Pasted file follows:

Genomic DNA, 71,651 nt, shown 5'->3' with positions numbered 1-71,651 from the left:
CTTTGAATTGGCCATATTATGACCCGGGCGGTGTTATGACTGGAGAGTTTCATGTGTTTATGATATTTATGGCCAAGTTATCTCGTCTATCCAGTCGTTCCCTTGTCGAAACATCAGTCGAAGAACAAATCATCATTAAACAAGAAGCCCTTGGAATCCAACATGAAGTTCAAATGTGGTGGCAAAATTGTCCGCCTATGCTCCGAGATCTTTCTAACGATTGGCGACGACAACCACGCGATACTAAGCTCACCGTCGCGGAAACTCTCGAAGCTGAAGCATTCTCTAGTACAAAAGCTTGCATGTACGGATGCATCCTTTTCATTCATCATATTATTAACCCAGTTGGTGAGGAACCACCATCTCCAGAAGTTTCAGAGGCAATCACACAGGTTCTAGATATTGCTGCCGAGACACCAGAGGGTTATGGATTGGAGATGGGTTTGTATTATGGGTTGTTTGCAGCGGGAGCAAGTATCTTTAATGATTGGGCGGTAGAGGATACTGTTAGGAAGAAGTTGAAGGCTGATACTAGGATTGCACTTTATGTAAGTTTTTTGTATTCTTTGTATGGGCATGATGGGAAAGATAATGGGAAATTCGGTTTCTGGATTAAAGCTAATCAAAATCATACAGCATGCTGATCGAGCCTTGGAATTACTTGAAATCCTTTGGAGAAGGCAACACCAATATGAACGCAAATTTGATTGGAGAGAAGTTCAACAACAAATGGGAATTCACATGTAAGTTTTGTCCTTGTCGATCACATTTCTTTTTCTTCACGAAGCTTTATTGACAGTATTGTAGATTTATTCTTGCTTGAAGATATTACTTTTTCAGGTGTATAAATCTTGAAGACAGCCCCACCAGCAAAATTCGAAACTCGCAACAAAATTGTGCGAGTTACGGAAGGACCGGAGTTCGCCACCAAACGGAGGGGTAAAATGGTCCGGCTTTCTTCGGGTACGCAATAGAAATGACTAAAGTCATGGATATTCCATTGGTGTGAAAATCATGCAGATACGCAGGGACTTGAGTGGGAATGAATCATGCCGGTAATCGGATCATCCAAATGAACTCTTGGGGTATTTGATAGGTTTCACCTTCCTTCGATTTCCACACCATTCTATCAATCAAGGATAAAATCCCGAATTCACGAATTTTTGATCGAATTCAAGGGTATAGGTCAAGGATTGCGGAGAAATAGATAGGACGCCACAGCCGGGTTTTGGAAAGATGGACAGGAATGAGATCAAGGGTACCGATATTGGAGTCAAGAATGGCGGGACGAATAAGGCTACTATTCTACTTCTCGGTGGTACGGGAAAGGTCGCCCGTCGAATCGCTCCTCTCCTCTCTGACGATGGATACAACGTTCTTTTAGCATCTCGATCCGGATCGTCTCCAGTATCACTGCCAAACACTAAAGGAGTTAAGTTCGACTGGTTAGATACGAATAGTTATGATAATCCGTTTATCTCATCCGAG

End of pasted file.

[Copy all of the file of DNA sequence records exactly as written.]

Genomic DNA, 71,651 nt, shown 5'->3' with positions numbered 1-71,651 from the left:
CTTTGAATTGGCCATATTATGACCCGGGCGGTGTTATGACTGGAGAGTTTCATGTGTTTATGATATTTATGGCCAAGTTATCTCGTCTATCCAGTCGTTCCCTTGTCGAAACATCAGTCGAAGAACAAATCATCATTAAACAAGAAGCCCTTGGAATCCAACATGAAGTTCAAATGTGGTGGCAAAATTGTCCGCCTATGCTCCGAGATCTTTCTAACGATTGGCGACGACAACCACGCGATACTAAGCTCACCGTCGCGGAAACTCTCGAAGCTGAAGCATTCTCTAGTACAAAAGCTTGCATGTACGGATGCATCCTTTTCATTCATCATATTATTAACCCAGTTGGTGAGGAACCACCATCTCCAGAAGTTTCAGAGGCAATCACACAGGTTCTAGATATTGCTGCCGAGACACCAGAGGGTTATGGATTGGAGATGGGTTTGTATTATGGGTTGTTTGCAGCGGGAGCAAGTATCTTTAATGATTGGGCGGTAGAGGATACTGTTAGGAAGAAGTTGAAGGCTGATACTAGGATTGCACTTTATGTAAGTTTTTTGTATTCTTTGTATGGGCATGATGGGAAAGATAATGGGAAATTCGGTTTCTGGATTAAAGCTAATCAAAATCATACAGCATGCTGATCGAGCCTTGGAATTACTTGAAATCCTTTGGAGAAGGCAACACCAATATGAACGCAAATTTGATTGGAGAGAAGTTCAACAACAAATGGGAATTCACATGTAAGTTTTGTCCTTGTCGATCACATTTCTTTTTCTTCACGAAGCTTTATTGACAGTATTGTAGATTTATTCTTGCTTGAAGATATTACTTTTTCAGGTGTATAAATCTTGAAGACAGCCCCACCAGCAAAATTCGAAACTCGCAACAAAATTGTGCGAGTTACGGAAGGACCGGAGTTCGCCACCAAACGGAGGGGTAAAATGGTCCGGCTTTCTTCGGGTACGCAATAGAAATGACTAAAGTCATGGATATTCCATTGGTGTGAAAATCATGCAGATACGCAGGGACTTGAGTGGGAATGAATCATGCCGGTAATCGGATCATCCAAATGAACTCTTGGGGTATTTGATAGGTTTCACCTTCCTTCGATTTCCACACCATTCTATCAATCAAGGATAAAATCCCGAATTCACGAATTTTTGATCGAATTCAAGGGTATAGGTCAAGGATTGCGGAGAAATAGATAGGACGCCACAGCCGGGTTTTGGAAAGATGGACAGGAATGAGATCAAGGGTACCGATATTGGAGTCAAGAATGGCGGGACGAATAAGGCTACTATTCTACTTCTCGGTGGTACGGGAAAGGTCGCCCGTCGAATCGCTCCTCTCCTCTCTGACGATGGATACAACGTTCTTTTAGCATCTCGATCCGGATCGTCTCCAGTATCACTGCCAAACACTAAAGGAGTTAAGTTCGACTGGTTAGATACGAATAGTTATGATAATCCGTTTATCTCATCCGAG